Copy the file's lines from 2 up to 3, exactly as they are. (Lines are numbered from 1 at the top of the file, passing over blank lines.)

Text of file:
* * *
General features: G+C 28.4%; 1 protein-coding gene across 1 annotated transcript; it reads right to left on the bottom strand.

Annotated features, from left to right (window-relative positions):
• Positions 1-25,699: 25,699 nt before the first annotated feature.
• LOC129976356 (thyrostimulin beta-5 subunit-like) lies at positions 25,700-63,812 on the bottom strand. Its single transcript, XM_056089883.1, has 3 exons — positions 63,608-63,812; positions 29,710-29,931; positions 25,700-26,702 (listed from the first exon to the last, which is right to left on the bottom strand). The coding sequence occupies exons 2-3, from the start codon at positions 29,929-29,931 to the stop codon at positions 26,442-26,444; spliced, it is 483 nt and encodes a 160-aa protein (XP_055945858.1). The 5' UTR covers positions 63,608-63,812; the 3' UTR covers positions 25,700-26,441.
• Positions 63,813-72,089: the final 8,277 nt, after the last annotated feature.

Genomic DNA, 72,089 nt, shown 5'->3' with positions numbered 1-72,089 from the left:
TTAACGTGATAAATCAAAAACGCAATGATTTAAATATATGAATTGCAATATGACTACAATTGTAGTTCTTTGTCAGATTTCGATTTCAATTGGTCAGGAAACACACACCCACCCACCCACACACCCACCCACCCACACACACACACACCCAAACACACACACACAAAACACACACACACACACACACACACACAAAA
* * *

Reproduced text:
Annotated features, from left to right (window-relative positions):
• Positions 1-25,699: 25,699 nt before the first annotated feature.